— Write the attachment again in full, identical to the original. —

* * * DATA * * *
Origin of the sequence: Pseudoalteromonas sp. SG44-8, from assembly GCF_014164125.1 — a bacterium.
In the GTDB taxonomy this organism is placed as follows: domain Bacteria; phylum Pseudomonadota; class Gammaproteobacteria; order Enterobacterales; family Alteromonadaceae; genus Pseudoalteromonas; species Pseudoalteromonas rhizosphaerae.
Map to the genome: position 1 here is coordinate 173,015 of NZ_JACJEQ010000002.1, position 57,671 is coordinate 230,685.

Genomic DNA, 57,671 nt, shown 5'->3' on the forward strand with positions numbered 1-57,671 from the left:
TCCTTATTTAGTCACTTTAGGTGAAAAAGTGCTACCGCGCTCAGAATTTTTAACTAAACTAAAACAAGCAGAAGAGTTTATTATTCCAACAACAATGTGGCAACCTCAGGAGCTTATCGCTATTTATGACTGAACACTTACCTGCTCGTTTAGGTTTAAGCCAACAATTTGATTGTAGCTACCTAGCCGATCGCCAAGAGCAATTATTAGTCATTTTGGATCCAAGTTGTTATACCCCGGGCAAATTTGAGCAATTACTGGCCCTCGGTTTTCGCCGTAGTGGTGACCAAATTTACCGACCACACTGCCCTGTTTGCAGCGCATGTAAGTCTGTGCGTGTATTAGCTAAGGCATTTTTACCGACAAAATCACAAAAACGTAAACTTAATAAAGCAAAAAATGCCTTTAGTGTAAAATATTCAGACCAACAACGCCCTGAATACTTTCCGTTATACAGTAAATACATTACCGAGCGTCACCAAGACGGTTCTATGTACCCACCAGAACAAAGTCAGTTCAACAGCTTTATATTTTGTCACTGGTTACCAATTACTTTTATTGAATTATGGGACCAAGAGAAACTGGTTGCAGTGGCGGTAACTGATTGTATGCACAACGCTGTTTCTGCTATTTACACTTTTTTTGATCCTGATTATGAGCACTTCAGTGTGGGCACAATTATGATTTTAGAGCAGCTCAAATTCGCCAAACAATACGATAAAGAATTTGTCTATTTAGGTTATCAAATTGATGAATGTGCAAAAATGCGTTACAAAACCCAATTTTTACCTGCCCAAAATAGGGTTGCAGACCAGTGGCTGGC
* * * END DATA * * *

Origin of the sequence: Pseudoalteromonas sp. SG44-8, from assembly GCF_014164125.1 — a bacterium.
In the GTDB taxonomy this organism is placed as follows: domain Bacteria; phylum Pseudomonadota; class Gammaproteobacteria; order Enterobacterales; family Alteromonadaceae; genus Pseudoalteromonas; species Pseudoalteromonas rhizosphaerae.
Map to the genome: position 1 here is coordinate 173,015 of NZ_JACJEQ010000002.1, position 57,671 is coordinate 230,685.

Genomic DNA, 57,671 nt, shown 5'->3' on the forward strand with positions numbered 1-57,671 from the left:
TCCTTATTTAGTCACTTTAGGTGAAAAAGTGCTACCGCGCTCAGAATTTTTAACTAAACTAAAACAAGCAGAAGAGTTTATTATTCCAACAACAATGTGGCAACCTCAGGAGCTTATCGCTATTTATGACTGAACACTTACCTGCTCGTTTAGGTTTAAGCCAACAATTTGATTGTAGCTACCTAGCCGATCGCCAAGAGCAATTATTAGTCATTTTGGATCCAAGTTGTTATACCCCGGGCAAATTTGAGCAATTACTGGCCCTCGGTTTTCGCCGTAGTGGTGACCAAATTTACCGACCACACTGCCCTGTTTGCAGCGCATGTAAGTCTGTGCGTGTATTAGCTAAGGCATTTTTACCGACAAAATCACAAAAACGTAAACTTAATAAAGCAAAAAATGCCTTTAGTGTAAAATATTCAGACCAACAACGCCCTGAATACTTTCCGTTATACAGTAAATACATTACCGAGCGTCACCAAGACGGTTCTATGTACCCACCAGAACAAAGTCAGTTCAACAGCTTTATATTTTGTCACTGGTTACCAATTACTTTTATTGAATTATGGGACCAAGAGAAACTGGTTGCAGTGGCGGTAACTGATTGTATGCACAACGCTGTTTCTGCTATTTACACTTTTTTTGATCCTGATTATGAGCACTTCAGTGTGGGCACAATTATGATTTTAGAGCAGCTCAAATTCGCCAAACAATACGATAAAGAATTTGTCTATTTAGGTTATCAAATTGATGAATGTGCAAAAATGCGTTACAAAACCCAATTTTTACCTGCCCAAAATAGGGTTGCAGACCAGTGGCTGGC